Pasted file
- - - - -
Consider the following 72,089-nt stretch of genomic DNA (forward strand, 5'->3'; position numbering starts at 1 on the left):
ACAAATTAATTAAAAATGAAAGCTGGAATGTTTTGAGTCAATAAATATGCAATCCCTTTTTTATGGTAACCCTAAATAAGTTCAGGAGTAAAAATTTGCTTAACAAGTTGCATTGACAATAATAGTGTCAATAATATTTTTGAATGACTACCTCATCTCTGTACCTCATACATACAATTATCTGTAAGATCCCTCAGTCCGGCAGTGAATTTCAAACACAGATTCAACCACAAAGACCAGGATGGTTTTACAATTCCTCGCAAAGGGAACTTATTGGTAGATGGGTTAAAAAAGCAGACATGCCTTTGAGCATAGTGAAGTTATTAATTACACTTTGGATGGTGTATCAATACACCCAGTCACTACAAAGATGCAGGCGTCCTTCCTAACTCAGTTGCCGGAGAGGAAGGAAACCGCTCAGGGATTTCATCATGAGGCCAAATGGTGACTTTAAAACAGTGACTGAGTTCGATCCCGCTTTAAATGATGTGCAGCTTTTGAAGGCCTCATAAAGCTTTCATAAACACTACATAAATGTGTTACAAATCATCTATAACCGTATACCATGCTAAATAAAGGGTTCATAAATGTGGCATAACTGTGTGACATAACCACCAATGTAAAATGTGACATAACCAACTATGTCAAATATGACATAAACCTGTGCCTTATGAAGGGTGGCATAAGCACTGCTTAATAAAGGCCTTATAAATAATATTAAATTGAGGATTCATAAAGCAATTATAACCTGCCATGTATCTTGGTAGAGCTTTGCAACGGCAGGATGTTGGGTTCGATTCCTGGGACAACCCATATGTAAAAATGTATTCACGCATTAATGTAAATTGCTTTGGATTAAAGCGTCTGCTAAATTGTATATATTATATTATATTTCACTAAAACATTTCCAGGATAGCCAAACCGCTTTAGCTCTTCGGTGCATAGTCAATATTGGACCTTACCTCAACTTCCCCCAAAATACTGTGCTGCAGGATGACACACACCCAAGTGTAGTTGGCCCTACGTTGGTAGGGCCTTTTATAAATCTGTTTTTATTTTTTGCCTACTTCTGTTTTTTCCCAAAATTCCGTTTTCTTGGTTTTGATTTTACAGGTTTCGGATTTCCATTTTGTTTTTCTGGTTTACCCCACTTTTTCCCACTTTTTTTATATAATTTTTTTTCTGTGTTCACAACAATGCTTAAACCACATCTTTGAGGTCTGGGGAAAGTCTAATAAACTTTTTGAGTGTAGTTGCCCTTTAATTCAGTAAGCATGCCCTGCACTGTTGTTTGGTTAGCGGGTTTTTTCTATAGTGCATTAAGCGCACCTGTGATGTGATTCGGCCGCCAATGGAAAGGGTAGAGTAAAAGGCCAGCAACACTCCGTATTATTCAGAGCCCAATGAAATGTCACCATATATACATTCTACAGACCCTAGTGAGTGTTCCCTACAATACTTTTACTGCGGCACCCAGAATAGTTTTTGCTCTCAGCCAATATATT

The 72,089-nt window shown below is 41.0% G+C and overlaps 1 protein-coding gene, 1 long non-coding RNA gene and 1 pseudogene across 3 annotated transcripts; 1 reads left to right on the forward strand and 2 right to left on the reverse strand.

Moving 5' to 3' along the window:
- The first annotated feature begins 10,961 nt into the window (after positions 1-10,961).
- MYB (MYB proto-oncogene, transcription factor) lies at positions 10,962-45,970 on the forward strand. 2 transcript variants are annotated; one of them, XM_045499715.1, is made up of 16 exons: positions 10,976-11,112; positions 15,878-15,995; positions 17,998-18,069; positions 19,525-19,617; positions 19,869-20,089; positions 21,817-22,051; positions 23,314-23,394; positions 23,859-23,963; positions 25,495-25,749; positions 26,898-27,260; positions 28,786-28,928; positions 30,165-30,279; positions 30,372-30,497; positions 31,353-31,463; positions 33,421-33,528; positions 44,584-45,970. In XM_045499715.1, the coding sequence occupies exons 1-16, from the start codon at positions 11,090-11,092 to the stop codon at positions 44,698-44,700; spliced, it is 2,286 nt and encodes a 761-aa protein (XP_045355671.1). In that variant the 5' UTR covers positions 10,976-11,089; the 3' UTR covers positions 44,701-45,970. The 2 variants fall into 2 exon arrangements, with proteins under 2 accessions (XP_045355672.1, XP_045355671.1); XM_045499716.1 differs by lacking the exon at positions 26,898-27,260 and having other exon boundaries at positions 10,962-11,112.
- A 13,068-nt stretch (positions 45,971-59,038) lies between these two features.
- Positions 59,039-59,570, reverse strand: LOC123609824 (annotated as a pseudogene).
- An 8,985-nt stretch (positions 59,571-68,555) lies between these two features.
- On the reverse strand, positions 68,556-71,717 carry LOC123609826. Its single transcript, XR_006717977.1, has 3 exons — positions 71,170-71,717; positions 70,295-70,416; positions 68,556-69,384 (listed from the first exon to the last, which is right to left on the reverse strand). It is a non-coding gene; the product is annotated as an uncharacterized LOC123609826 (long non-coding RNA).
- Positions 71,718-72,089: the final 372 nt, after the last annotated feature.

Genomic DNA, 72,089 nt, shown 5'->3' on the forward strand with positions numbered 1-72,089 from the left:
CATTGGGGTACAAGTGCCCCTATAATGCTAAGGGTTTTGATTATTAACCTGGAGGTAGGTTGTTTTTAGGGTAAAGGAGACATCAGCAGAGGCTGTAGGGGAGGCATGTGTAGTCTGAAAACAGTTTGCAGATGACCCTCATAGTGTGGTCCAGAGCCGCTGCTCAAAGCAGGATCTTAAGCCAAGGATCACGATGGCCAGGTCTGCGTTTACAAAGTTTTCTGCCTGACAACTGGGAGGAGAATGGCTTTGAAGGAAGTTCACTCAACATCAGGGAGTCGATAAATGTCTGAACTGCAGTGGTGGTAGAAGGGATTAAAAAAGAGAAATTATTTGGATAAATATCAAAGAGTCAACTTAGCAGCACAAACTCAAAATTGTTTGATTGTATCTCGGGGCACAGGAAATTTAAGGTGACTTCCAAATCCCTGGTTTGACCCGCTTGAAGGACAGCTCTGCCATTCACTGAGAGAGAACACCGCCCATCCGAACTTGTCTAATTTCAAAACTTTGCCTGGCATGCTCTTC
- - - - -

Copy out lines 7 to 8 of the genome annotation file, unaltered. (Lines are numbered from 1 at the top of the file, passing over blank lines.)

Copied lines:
- A 13,068-nt stretch (positions 45,971-59,038) lies between these two features.
- Positions 59,039-59,570, reverse strand: LOC123609824 (annotated as a pseudogene).